Greece’s tension tactics only support dangerous politics
With elections approaching, Mitsotakis hopes to benefit from heightened tensions. However, it is a dangerous game to play
Tensions between Türkiye and Greece continue to run high. The most recent development involved a Greek S-300 air defense system, stationed in Crete, placing a radar lock on Turkish F-16 fighter jets conducting a NATO mission in the Aegean and the Eastern Mediterranean on Aug. 23.
It is no secret that the Turkish side has been unhappy with the Greek government’s militarization of the Aegean islands in violation of the peace treaties of Lausanne and Paris and the United States military buildup in that country. To add insult to injury, Prime Minister of the Hellenic Republic Kyriakos Mitsotakis attempted to stop the U.S. Congress from signing off on the delivery of F-16 fighter jets to Türkiye after shaking hands with President Recep Tayyip Erdoğan. That move undermined the pursuit of normalization, to which Türkiye had remained committed despite challenges.
In Greece, where the aftershocks of an eavesdropping scandal targeting the country’s opposition parties are still being felt, the various political parties are getting ready for a potential early election in October. It would seem that Mitsotakis, who would like to play the “Türkiye card” on the campaign trail, is pursuing a dangerous policy of escalation – as his government’s use of the S-300 air defense system clearly demonstrated.
The growing power of Türkiye, which came to play more active roles in regional and global issues in recent years, certainly represents an important piece of rhetorical ammunition for Greek politicians.
Behind the scenes
It is certainly possible to argue, moreover, that the Mitsotakis government views its defensive engagements with France and the U.S. as a guarantee seeking to escalate tensions with Türkiye. That situation not only takes an additional toll on the relations between the two NATO allies but also undermines the unity of the alliance.
It is possible that some folks in Washington, who want Greece to play a central role in their geopolitical plans, encourage Athens to take certain risks that it simply cannot live with. Keeping in mind that Türkiye and Greece will hold elections around the same time, that escalation cannot be considered an auspicious development.
There is no doubt that Greece views Türkiye as a “formidable other” – with reference to which it defines itself. To impose its maximalist demands on Türkiye, Athens constantly looks for new opportunities to provoke Ankara.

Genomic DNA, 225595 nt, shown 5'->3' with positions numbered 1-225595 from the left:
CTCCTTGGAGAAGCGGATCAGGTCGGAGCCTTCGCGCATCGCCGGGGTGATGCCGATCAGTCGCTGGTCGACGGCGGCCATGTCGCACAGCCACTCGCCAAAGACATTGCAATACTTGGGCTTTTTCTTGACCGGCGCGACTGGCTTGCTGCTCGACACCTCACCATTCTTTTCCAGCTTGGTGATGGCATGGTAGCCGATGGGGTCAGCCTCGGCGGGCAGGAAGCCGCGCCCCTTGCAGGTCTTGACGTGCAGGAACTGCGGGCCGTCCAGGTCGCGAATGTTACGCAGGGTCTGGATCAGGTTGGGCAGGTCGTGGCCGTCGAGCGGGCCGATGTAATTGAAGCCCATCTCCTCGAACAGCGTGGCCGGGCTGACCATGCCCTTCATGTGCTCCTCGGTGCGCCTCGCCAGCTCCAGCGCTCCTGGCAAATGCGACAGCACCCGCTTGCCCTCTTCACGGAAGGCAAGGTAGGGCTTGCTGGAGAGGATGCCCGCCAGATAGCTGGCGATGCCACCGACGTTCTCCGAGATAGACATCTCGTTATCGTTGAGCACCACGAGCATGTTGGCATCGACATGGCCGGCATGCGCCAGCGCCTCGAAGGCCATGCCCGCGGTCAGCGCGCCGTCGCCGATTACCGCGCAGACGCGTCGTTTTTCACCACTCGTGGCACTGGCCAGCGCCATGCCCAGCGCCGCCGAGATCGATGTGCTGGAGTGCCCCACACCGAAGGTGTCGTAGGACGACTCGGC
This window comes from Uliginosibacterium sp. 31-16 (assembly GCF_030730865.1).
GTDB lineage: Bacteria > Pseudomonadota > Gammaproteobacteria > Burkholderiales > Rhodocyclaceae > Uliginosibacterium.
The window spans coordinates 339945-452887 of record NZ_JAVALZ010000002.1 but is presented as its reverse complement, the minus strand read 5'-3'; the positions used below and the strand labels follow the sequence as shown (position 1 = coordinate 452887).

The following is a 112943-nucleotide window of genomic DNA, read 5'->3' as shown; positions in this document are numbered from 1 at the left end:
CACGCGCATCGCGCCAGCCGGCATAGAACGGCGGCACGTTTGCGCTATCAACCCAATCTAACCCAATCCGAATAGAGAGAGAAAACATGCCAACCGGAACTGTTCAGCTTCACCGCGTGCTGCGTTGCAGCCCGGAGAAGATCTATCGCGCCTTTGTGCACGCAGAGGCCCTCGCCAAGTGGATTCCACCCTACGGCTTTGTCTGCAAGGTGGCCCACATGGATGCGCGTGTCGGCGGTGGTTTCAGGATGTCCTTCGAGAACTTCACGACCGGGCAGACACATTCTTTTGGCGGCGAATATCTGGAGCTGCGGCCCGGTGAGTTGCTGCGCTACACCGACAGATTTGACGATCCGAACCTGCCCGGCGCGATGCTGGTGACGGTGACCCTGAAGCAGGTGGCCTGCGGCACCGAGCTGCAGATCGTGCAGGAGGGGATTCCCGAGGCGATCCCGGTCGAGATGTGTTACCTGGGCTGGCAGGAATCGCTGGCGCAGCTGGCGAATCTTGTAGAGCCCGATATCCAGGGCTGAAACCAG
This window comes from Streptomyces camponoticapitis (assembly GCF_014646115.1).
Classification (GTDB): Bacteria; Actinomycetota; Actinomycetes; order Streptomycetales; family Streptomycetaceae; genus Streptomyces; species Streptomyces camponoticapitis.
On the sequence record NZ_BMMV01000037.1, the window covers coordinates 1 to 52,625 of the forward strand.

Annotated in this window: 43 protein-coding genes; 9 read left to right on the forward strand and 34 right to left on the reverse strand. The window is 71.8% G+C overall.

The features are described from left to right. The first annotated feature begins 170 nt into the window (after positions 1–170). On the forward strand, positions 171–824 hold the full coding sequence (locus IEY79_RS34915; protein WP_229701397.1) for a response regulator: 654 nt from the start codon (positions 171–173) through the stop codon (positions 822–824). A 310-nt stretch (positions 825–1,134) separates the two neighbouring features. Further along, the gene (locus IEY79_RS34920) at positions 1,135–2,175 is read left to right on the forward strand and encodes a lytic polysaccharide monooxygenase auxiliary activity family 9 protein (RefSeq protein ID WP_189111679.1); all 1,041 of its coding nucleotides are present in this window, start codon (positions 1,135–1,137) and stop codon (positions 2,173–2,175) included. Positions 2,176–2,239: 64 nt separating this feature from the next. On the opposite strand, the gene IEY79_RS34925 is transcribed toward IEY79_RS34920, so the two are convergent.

For the record, it is impossible to argue that Türkiye acts the same way. After all, Türkiye competes at an entirely different level. The country’s diplomatic engagements with the great powers certainly exceed the limits of Greece’s imagination. Accordingly, Ankara would prefer to cooperate, rather than experience tensions, with its neighbor. That does not mean, however, that the Turks would turn a blind eye to Greece’s attempts to impose certain terms with EU or U.S. support.
The Western governments and Athens need to keep the following in mind: There are major disagreements between Türkiye and Greece in the Aegean and the Eastern Mediterranean – such as the delimitation of territorial waters and airspace, the demilitarization of the Aegean islands and the status of Cyprus— which are rather difficult to address. Those problems will not go away as a result of “power rivalry,” faits accomplis or support from third parties.
As the Republic of Türkiye marks its centenary of crossing a symbolic threshold, both nations are getting ready for elections. Obviously, Mitsotakis might be counting on escalation to perform better in the election. It is certainly possible, too, that he would welcome a strong statement from Erdoğan at this time.
Let me repeat the following: The challenging issues between Türkiye and Greece might not be able to endure the mounting pressure of elections, which will be held almost simultaneously. Mitsotakis, who keeps igniting tensions because he counts on his backers, hurts his own country by allowing visitors from Washington to distort the balance of Greek politics.
With elections approaching, the ongoing tensions are at risk of turning into a dangerous cycle.